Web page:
25 Orangutans Released Back Into The Wild!

25 Orangutans Released Back Into The Wild!

Posted by Connor Whelan on Sep 8, 2015

In celebration of International Orangutan Day on the 19th August, the Borneo Orangutan Survival Foundation (BOSF) released 25 Orangutans back into the wild of Borneo. Continuing their success of previously releasing 136 Orangutans into central Kalimantan over the past three years, BOSF were delighted to be able to celebrate 2015’s International Orangutan Day by releasing another 20 Orangutans from the Nyaru Menteng Rescue Centre.

Alongside the 20 Orangutans released from Nyaru Menteng, there were also five Orangutans released from the Samboja Lestari Rescue Centre! Ajeng, Long, Arief, Erica and Leoni were all released into the Kehje Sewen Forest in East Kalimantan on the 4th of September.

We were lucky enough to have our very own Kate, the Volunteer Coordinator, out at the centre when the release took place and she was very excited to have the chance to see the Orangutans head into the wild!

Each of the five Orangutans who were released have a fascinating story and it’s just too much to discuss now, so their stories can be found here! Without the dedicated help and support provided by the rescue centre, it is an unfortunate truth that these Orangutans may not have survived out in the wild. Fortunately, at the centre, there are methods and techniques in place to help the Orangutans with their eventual rehabilitation into the wild. A three-tiered Forest School and nursery are in place at Samboja Lestari to provide the rescued Orangutans with the best possible chance to be rehabilitated back into the forest. Detailed below is what happens at the nursery & school:

Nursery: At nursery the young Orangutans are joined by their female only babysitters (they are still scared of men at this age!) To stimulate the Orangutans at nursery there are jungle gyms for them to climb and discover, but their babysitters are never too far away so that the babies always feel safe! The youngsters are surrounded by trees during their time at the nursery, and by the end of their stay their natural instincts have normally led to them exploring these rather than the jungle gyms. We’ve all heard about Josh, the orphaned baby , and this is where he currently resides, learning all the skills he needs to one day be released himself!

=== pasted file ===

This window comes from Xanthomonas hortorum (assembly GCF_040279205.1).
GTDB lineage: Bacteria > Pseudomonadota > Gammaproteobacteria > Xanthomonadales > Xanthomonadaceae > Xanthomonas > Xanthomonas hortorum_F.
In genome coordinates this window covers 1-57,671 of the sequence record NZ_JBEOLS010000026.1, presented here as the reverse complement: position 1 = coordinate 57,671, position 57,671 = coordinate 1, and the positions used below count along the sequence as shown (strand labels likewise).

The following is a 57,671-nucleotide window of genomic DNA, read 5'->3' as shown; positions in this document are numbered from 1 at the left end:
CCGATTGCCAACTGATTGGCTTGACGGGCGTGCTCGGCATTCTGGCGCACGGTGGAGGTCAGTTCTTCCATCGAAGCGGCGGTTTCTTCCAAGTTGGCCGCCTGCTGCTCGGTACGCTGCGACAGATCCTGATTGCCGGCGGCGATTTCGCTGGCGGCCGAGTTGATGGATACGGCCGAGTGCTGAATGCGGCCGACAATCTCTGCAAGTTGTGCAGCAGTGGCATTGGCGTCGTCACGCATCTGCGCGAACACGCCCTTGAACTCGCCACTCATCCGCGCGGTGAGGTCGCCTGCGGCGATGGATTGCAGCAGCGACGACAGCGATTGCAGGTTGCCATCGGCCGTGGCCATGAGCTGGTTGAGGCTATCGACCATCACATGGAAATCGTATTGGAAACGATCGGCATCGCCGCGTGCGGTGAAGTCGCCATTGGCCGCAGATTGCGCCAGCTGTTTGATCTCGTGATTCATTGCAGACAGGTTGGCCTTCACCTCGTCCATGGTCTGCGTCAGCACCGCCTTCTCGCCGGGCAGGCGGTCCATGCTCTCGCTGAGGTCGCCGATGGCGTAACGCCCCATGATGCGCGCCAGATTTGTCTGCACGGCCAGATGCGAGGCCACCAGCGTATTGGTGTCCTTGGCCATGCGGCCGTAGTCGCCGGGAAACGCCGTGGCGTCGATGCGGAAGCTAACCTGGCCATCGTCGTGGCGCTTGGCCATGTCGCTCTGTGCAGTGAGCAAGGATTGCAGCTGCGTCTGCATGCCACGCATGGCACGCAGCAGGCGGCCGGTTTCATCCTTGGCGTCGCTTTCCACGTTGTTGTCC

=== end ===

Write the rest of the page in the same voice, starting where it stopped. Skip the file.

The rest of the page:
Stage 1: For the first stage of forest school when the Orangutans are very young, they are let out to explore the forest in the daytime, learning how to climb and re-learn the natural behaviours they may have missed out on earlier in life. As they are still young, their human babysitters accompany them through this, but they take a hands-off approach unless the Orangutans wander too far! When night rolls around and it’s time for bed, the Orangutans return to their cages for the night to protect them from the outside world which they are currently unaccustomed to.

Stage 2: As the Orangutans grow and become more and more familiar with their natural surroundings, they are granted more freedom. They are given the chance to explore the forest as they wish during the day, and come night time their cages are left open. This means that if they want to return to them they can, but hopefully they are beginning to build nests by now so they can stay in them! Male carers are still around at all times during stage 2 because whilst the Orangutans still need to be looked after, they have normally stopped listening to the female carers by now!

Stage 3: Once the Orangutans reach stage 3 they are becoming more and more independent. They do not sleep in cages anymore and are completely free to roam the forest at their leisure. They are still tracked so that the staff at the centre can ensure they are safe and sound, but apart from this their rehabilitation is almost complete!

Forest School has proven to be a very effective way of helping the rehabilitation process of the Orangutans. It gives them the best possible chance to learn and reinforce the natural behaviours they would have picked up if they were living in the wild. There are a number of baby Orangutans ready to graduate from nursery and go into forest school for the first time, so make sure you keep an eye out for that update!

The day of the release itself proved to be challenging as the release site is in a remote location, unreachable by car or truck. This meant that after four hours of driving, the dedicated staff from BOSF had to carry the Oranugtans the remaining distance in cages created for this purpose. Fortunately, after some tough trekking through the jungle the Orangutans reached their release site and could begin their new lives, living as nature intended! Pictures say a thousand words so I'll let them do the talking!

The release team from BOSF

Long and Arief getting ready for their journey

The staff helping to carry one of the Orangutans to the release site

Someone looks very happy to be released back into the forest

It didn't take Erica long to head straight up a tree

The aim of the Samboja Lestari Rescue Centre is not only to save Orangutans from the hardships many of them face early in their lives, but to then rehabilitate them so they are strong enough to be released back into the wild. When this opportunity comes around it is a momentous day for not only the staff at the centre, but the world of animal conservation as a whole. Releasing five Orangutans back into the wild means that we are one step closer to helping these magnificent Great Apes regain the foothold they once had in the wild.

If you would like the chance to aide in the rehabilitation of the Orangutans and play a part in the eventual release of hopefully many more, then why not pay a visit to Samboja Lestari and create a lasting legacy for the Great Apes. All the details can be found here.

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